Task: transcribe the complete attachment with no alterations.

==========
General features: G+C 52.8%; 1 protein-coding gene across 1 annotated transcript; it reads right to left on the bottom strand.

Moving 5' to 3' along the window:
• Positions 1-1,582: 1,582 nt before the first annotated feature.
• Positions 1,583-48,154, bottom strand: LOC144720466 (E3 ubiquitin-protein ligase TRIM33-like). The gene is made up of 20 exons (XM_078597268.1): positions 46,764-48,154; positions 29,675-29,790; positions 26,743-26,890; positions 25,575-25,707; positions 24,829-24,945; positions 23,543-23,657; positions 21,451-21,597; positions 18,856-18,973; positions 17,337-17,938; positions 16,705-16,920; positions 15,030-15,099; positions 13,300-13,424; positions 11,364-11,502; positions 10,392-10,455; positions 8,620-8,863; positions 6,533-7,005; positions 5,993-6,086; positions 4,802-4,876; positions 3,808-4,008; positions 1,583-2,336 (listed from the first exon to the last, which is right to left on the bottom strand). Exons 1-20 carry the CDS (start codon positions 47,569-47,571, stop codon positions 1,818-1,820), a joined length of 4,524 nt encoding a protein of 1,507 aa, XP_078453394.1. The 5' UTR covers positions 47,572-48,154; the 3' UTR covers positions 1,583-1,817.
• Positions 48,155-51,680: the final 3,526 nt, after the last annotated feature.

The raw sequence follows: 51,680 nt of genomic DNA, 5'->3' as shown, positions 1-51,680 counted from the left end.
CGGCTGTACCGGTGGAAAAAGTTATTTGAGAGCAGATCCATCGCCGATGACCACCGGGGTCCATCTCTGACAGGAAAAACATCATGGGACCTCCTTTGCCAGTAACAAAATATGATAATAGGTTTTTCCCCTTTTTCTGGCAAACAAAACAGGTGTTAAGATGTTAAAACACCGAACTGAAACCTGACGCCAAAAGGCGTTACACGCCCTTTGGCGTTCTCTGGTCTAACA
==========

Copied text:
General features: G+C 52.8%; 1 protein-coding gene across 1 annotated transcript; it reads right to left on the bottom strand.

Moving 5' to 3' along the window:
• Positions 1-1,582: 1,582 nt before the first annotated feature.
• Positions 1,583-48,154, bottom strand: LOC144720466 (E3 ubiquitin-protein ligase TRIM33-like). The gene is made up of 20 exons (XM_078597268.1): positions 46,764-48,154; positions 29,675-29,790; positions 26,743-26,890; positions 25,575-25,707; positions 24,829-24,945; positions 23,543-23,657; positions 21,451-21,597; positions 18,856-18,973; positions 17,337-17,938; positions 16,705-16,920; positions 15,030-15,099; positions 13,300-13,424; positions 11,364-11,502; positions 10,392-10,455; positions 8,620-8,863; positions 6,533-7,005; positions 5,993-6,086; positions 4,802-4,876; positions 3,808-4,008; positions 1,583-2,336 (listed from the first exon to the last, which is right to left on the bottom strand). Exons 1-20 carry the CDS (start codon positions 47,569-47,571, stop codon positions 1,818-1,820), a joined length of 4,524 nt encoding a protein of 1,507 aa, XP_078453394.1. The 5' UTR covers positions 47,572-48,154; the 3' UTR covers positions 1,583-1,817.
• Positions 48,155-51,680: the final 3,526 nt, after the last annotated feature.

The raw sequence follows: 51,680 nt of genomic DNA, 5'->3' as shown, positions 1-51,680 counted from the left end.
CGGCTGTACCGGTGGAAAAAGTTATTTGAGAGCAGATCCATCGCCGATGACCACCGGGGTCCATCTCTGACAGGAAAAACATCATGGGACCTCCTTTGCCAGTAACAAAATATGATAATAGGTTTTTCCCCTTTTTCTGGCAAACAAAACAGGTGTTAAGATGTTAAAACACCGAACTGAAACCTGACGCCAAAAGGCGTTACACGCCCTTTGGCGTTCTCTGGTCTAACA